Neural interface

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The neural interface on the back of a human skull.

The neural interface, commonly known as a neural implant[1] or neural lace,[2] is a type of technology used by the UNSC.[3]

Functions[edit]

The basic function of the standard neural interface is to act as a "friend or foe" indicator, so that radar signatures will pick up the owner's signature and identify it as friendly. This way, the wearer appears as a "yellow" blip on the motion tracker of another soldier's heads-up display and friendly fire is less likely.[3] Additionally, the implant can be used to track and home in on its wearer in the event of capture by enemy forces, for example. While normally detectable under layers of rubble or rock, the signal is no longer reliable several meters underground.[4] More advanced models issued to key personnel possess a number of additional functions, including connections to data networks, enabling the wearer to coordinate with other command personnel as well as AIs and securely access sensitive data.[5] War Games training simulators employ the participants' neural interfaces to provide them with simulated sensory input to make the training scenarios more authentic.[6]

The neural interface is implanted at the base of the skull and can only be removed through sophisticated surgery.[7] The most basic interface, known as a "neural chip", is implanted in all UNSC military personnel upon activation, but it can be replaced with a more specialized neural lace should the need arise.[3] Ship commanders receive command neural interfaces, while the Spartans have received the more specialized "SPARTAN neural interface". The basic neural chip is completely embedded under the skin and possesses no external interface port, unlike the more specialized variations.[note 1]

Expensive and requiring complicated surgery when first introduced, neural interfaces and their mediating computing systems could be fitted in a simple outpatient clinical procedure by 2557. High-bandwidth interfaces can be paired with advanced expert systems to augment – and even bypass – the human motor system, reducing the physiological stress of high-performance combat exoskeletons to levels that do not require extensive skeletal reinforcement. This innovation, initially a secondary line of research during MJOLNIR’s early days, was crucial for the SPARTAN-III and SPARTAN-IV programs.[8][note 2]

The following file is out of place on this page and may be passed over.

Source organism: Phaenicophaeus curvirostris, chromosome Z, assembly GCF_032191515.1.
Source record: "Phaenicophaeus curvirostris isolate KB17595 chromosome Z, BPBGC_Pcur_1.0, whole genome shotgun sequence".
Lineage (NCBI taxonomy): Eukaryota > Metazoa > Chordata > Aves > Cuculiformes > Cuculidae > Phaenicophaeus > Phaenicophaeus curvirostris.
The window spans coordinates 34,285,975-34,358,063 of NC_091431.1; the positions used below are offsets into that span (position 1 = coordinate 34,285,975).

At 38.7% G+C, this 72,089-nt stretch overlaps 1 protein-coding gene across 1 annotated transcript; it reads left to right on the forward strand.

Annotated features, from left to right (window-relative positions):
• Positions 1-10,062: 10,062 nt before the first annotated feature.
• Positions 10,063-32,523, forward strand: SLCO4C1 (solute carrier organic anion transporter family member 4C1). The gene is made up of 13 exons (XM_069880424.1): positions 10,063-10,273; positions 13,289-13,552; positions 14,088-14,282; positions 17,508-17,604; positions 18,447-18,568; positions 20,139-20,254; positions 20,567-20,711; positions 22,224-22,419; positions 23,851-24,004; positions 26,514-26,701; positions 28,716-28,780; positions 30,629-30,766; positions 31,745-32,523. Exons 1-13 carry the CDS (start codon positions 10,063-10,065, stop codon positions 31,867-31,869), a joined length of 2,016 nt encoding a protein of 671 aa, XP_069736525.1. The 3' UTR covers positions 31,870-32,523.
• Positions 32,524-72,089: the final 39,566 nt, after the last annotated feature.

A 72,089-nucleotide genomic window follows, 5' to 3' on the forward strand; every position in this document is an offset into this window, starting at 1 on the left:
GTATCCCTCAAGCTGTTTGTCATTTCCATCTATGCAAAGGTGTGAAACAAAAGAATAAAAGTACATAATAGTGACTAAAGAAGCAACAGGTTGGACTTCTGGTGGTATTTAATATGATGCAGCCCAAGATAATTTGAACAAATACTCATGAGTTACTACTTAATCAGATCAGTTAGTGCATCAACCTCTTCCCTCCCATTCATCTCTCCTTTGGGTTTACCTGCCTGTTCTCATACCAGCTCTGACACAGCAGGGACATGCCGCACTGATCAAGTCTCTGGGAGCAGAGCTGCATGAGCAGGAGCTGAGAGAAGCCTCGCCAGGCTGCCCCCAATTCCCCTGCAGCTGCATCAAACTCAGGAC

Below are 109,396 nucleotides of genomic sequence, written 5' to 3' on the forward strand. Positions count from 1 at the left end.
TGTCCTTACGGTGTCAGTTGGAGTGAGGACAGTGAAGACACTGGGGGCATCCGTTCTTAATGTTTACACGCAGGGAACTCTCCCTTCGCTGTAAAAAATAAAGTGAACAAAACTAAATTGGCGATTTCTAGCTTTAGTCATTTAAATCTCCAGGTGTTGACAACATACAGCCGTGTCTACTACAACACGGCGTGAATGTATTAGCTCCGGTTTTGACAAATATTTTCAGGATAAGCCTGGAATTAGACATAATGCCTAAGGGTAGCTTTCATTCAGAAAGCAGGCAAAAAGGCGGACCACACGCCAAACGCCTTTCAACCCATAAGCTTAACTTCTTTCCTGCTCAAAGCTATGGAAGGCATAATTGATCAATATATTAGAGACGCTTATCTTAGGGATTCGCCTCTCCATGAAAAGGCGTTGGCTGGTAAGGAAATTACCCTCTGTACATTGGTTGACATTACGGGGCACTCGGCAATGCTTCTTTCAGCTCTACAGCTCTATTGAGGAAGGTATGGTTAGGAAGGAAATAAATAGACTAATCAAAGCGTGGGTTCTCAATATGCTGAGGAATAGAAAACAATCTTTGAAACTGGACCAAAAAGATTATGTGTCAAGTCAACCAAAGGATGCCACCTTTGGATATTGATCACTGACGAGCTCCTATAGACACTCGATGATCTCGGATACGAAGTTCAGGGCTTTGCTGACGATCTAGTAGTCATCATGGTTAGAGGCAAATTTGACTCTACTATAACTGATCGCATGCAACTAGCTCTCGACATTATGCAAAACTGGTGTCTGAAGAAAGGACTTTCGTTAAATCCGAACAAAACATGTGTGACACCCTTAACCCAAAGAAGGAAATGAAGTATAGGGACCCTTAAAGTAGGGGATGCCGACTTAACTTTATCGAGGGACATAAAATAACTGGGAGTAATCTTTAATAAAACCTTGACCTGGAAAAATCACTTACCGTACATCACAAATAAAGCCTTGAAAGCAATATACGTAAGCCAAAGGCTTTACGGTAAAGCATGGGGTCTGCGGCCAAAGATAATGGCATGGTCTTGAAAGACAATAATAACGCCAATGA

Trivia[edit]

  • The skulls in the Halo games have neural interfaces.
  • Some Kig-Yar bounty hunters particularly love to go after heads equipped with neural interfaces when carrying out a mev-ut.[9]

Gallery[edit]

Notes[edit]

  1. ^ This is evidenced by the fact none of the regular Marine personnel in the Halo games have a visible interface port on the back of their heads.
  2. ^ It is unclear why the Spartan-IIIs would require the reduction of physiological stress from MJOLNIR armor, since they did receive extensive augmentation to their skeletal structure in the form of the "carbide ceramic ossification" procedure, just as the Spartan-IIs did (Ghosts of Onyx, page 102). Furthermore, it is stated that the Spartan-III enhancements were a "quantum leap" over the Spartan II augmentation set (Ghosts of Onyx, page 63). Coupled with the descriptions of the procedures themselves, Ghosts of Onyx indicates the Spartan-III augmentations were just as potent if not more so than those of their predecessors, so there is no apparent reason why they would require additional safeguards to wear Mjolnir armor.

Sources[edit]

  1. ^ Halo: Combat Evolved, campaign level The Truth and Reconciliation
  2. ^ Halo: Combat Evolved, campaign level The Pillar of Autumn
  3. ^ a b c Halo: The Fall of Reach, page 118
  4. ^ Halo: Mortal Dictata, page 292
  5. ^ Halo: The Flood, page 57
  6. ^ Halo Waypoint: Canon Fodder - Beta Late Than Never
  7. ^ Halo: Glasslands, page 189
  8. ^ Halo Waypoint: Canon Fodder - Armory Amore
  9. ^ Halo: Glasslands, page 218